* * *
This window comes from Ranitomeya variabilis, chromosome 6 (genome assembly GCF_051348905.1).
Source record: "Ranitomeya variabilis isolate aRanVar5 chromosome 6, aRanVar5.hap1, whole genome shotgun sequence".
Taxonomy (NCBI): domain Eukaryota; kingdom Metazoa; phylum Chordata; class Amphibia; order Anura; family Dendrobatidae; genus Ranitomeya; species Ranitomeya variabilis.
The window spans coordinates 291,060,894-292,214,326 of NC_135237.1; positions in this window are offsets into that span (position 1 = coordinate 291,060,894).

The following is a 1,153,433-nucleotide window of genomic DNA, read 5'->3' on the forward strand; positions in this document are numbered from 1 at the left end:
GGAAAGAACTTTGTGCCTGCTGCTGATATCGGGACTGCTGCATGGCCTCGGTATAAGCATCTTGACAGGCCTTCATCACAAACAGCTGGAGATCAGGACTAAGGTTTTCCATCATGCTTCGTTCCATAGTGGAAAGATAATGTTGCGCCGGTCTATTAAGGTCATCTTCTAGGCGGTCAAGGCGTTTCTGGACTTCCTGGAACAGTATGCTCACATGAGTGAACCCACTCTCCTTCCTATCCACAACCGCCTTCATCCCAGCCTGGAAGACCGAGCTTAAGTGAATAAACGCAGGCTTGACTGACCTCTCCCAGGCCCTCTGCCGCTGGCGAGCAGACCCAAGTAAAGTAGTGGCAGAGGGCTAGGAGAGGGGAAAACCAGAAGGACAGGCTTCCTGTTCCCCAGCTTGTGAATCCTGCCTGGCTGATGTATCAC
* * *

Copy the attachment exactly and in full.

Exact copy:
This window comes from Ranitomeya variabilis, chromosome 6 (genome assembly GCF_051348905.1).
Source record: "Ranitomeya variabilis isolate aRanVar5 chromosome 6, aRanVar5.hap1, whole genome shotgun sequence".
Taxonomy (NCBI): domain Eukaryota; kingdom Metazoa; phylum Chordata; class Amphibia; order Anura; family Dendrobatidae; genus Ranitomeya; species Ranitomeya variabilis.
The window spans coordinates 291,060,894-292,214,326 of NC_135237.1; positions in this window are offsets into that span (position 1 = coordinate 291,060,894).

The following is a 1,153,433-nucleotide window of genomic DNA, read 5'->3' on the forward strand; positions in this document are numbered from 1 at the left end:
GGAAAGAACTTTGTGCCTGCTGCTGATATCGGGACTGCTGCATGGCCTCGGTATAAGCATCTTGACAGGCCTTCATCACAAACAGCTGGAGATCAGGACTAAGGTTTTCCATCATGCTTCGTTCCATAGTGGAAAGATAATGTTGCGCCGGTCTATTAAGGTCATCTTCTAGGCGGTCAAGGCGTTTCTGGACTTCCTGGAACAGTATGCTCACATGAGTGAACCCACTCTCCTTCCTATCCACAACCGCCTTCATCCCAGCCTGGAAGACCGAGCTTAAGTGAATAAACGCAGGCTTGACTGACCTCTCCCAGGCCCTCTGCCGCTGGCGAGCAGACCCAAGTAAAGTAGTGGCAGAGGGCTAGGAGAGGGGAAAACCAGAAGGACAGGCTTCCTGTTCCCCAGCTTGTGAATCCTGCCTGGCTGATGTATCAC